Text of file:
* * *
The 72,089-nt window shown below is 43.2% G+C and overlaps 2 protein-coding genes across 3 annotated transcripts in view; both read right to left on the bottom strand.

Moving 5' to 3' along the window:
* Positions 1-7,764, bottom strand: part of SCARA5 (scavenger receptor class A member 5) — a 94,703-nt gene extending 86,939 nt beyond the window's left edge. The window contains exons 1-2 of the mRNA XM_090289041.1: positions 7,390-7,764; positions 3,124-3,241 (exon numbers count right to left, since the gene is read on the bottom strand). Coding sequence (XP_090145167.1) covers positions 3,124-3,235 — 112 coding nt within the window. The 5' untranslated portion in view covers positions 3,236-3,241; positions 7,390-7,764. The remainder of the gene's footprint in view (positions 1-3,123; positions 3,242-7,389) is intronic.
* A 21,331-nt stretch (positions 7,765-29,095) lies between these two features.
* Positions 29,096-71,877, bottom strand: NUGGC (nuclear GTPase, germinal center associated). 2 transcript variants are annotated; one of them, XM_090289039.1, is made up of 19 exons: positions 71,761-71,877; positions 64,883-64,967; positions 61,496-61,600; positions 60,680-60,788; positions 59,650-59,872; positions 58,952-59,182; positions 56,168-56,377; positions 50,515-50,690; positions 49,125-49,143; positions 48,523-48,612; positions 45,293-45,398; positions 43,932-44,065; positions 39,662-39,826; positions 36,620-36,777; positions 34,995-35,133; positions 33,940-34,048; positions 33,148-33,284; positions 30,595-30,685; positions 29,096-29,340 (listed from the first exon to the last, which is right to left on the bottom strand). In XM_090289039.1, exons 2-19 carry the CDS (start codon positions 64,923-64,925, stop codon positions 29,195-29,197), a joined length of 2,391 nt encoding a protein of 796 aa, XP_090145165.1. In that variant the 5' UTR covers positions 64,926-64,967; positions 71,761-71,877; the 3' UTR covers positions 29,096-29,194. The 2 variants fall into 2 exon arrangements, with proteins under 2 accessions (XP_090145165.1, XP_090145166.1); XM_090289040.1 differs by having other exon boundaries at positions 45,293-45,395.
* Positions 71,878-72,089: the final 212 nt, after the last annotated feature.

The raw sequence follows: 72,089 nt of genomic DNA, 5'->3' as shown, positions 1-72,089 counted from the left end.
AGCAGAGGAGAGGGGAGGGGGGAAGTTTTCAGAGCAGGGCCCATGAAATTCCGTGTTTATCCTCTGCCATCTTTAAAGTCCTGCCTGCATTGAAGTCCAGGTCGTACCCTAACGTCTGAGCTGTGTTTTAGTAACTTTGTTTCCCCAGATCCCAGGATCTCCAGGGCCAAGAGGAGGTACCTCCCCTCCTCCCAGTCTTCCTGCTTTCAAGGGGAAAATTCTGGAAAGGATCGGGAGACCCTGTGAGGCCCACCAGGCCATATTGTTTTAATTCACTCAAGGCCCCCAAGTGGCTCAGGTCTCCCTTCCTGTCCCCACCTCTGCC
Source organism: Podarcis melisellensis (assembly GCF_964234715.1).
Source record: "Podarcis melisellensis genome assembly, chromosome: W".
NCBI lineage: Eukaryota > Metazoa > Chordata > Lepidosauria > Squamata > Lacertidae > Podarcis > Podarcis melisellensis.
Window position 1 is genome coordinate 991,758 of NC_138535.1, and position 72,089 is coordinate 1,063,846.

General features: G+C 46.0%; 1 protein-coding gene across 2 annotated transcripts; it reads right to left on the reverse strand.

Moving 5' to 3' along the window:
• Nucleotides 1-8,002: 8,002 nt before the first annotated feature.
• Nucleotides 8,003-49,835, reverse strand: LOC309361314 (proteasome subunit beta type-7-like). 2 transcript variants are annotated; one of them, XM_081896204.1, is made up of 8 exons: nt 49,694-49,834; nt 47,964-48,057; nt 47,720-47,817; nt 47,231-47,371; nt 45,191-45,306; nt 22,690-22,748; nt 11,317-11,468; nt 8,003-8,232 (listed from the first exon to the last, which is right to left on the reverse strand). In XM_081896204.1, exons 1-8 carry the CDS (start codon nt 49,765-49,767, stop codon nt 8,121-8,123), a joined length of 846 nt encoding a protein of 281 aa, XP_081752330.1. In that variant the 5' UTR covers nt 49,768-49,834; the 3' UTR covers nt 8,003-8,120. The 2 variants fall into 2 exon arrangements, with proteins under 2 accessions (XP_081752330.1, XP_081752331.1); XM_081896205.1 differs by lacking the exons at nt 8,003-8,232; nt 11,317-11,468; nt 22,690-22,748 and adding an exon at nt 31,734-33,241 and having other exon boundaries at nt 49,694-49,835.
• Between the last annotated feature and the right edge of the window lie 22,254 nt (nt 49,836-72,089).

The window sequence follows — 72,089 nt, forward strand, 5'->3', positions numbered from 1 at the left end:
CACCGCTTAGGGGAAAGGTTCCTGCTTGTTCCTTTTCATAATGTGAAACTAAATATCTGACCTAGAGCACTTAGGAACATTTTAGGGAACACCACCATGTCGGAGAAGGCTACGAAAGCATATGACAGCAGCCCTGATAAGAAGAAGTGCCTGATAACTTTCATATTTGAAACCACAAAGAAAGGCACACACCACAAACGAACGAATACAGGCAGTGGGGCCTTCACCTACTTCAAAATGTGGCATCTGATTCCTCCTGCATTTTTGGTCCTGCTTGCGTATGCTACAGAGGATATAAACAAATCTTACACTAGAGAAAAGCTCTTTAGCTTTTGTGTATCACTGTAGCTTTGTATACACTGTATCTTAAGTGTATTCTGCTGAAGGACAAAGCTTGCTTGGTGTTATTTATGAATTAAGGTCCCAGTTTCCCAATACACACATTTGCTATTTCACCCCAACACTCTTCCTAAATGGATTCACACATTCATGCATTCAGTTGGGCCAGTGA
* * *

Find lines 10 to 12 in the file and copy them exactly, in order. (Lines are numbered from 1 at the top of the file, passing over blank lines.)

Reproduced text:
Source record: "Podarcis melisellensis genome assembly, chromosome: W".
NCBI lineage: Eukaryota > Metazoa > Chordata > Lepidosauria > Squamata > Lacertidae > Podarcis > Podarcis melisellensis.
Window position 1 is genome coordinate 991,758 of NC_138535.1, and position 72,089 is coordinate 1,063,846.